In his latest podcast (or as he insists on calling it – podgram) Stephen Fry speaks, among other things, about the “soul danger” that every blogger or columnist faces. A podcast incidentally, is a sort of radio programme available on the net that you can download and listen to at your leisure. Anyway, Fry believes that the “soul danger posed by having one’s own space – whether blog or column – is that it just turns you into a sort of prating imbecile, an overweaningly proud person ... like a columnist who thinks he has a right to yell his furies to the world”.
That was my transcript by the way so any mistakes are my own. In any case I share Stephen’s worries completely. Every time I sit down to type my excessively long column, I am burdened by the thought that after all this is just a collection of thoughts by someone who may very well be perceived as a pompous ass – and if Stephen Fry has these disquisitions, then I definitely should be doing some worrying myself.
I worry all the more today since the subject up for discussion is not a light one. Events of the week have dictated that without any ounce of doubt, I am to talk about such enormous subjects as why we are here and how we are supposed to make the best of it by concocting the best way to live happily together. Only a pompous ass could take on the subjects of philosophy, particle physics, ethics and morality all in one go. A pompous ass or a politician... but that is another story.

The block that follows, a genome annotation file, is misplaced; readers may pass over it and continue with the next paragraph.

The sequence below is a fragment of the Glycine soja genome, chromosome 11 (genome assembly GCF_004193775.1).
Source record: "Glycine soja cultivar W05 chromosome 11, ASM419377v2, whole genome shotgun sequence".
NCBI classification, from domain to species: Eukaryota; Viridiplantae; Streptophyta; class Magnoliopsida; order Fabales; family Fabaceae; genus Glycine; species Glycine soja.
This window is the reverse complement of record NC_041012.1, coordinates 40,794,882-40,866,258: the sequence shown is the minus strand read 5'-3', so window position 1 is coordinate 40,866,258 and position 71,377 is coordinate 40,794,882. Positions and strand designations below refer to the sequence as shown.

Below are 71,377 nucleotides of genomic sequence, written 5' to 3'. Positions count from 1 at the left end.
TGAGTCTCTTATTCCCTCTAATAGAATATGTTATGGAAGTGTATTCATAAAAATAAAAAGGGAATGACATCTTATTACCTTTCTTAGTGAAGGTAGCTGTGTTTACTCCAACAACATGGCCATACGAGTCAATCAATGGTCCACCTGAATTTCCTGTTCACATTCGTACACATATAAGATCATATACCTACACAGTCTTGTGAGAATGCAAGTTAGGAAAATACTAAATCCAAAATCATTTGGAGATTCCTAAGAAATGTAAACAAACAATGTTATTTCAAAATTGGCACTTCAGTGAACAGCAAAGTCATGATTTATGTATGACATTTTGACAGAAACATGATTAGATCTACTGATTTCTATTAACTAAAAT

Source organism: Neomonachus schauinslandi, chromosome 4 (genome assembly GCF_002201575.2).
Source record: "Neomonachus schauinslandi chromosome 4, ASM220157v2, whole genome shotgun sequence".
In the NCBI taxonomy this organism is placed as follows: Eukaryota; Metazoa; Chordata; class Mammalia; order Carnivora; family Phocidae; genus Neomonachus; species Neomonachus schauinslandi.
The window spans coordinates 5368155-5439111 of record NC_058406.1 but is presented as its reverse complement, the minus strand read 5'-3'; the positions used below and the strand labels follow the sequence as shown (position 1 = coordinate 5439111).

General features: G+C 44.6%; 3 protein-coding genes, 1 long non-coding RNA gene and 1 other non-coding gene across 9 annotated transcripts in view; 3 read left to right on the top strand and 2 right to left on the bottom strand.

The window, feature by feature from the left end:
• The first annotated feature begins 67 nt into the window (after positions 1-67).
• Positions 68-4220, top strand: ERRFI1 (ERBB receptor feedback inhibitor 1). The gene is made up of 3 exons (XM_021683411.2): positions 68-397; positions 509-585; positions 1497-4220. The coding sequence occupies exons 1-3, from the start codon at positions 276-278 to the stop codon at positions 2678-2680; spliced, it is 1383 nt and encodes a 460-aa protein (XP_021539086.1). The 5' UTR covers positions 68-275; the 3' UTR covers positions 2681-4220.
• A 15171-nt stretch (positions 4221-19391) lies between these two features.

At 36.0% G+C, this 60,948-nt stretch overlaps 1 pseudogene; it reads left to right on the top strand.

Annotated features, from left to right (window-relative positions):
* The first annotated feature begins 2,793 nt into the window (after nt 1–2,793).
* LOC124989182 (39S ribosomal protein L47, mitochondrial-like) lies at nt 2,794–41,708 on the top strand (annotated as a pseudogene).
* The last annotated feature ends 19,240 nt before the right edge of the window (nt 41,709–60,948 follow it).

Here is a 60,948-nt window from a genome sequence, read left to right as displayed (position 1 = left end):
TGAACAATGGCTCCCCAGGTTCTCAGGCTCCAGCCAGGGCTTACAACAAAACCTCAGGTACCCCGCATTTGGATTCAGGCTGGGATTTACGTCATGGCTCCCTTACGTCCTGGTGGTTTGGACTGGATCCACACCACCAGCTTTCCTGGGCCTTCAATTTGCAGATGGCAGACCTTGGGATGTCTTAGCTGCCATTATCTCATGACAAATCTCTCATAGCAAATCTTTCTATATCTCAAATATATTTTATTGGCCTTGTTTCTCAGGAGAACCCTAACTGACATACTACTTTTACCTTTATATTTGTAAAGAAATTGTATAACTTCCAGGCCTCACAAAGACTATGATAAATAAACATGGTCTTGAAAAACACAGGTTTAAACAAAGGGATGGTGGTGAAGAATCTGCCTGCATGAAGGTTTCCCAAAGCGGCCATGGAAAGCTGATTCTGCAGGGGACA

The big issue
First for the number lovers: 800 million particle collisions a second, 27 kilometres of tube, 4.4 billion protons, walloping into each other at 99.9 per cent of the speed of light in temperatures 100,000 times hotter than the sun. That, my friends, is what is going on at CERN – that’s the European Centre for Nuclear Research (and no they’re not dyslexic, they’re just French speaking). The scientific world has got ever so closer to find out the meaning of life. Or so they tell us bombastically when all they are doing (pardon the understatement) is looking for antimatter, hidden matter, anti-gravity and the things that make up 95 per cent of our Universe, which we don’t know anything about.
The way the press has put it, it seems that the CERN machine – the Large Hadron Collider – is our Toto who is rushing behind the curtain to discover that the mighty Wizard of Oz is just an old man showing off behind a load of contraptions. For the more controversial aspect of the issue read: we might be about to discover whether God exists. They just love that assertion. The scientific community isn’t particularly bothered with the deistic part of the equation – most of them have solved that equation ages ago and are more bothered with $100 dollar bets as to whether Higgs boson exists. (Trust me, just look it up and read about it... I could not explain it if I wanted to).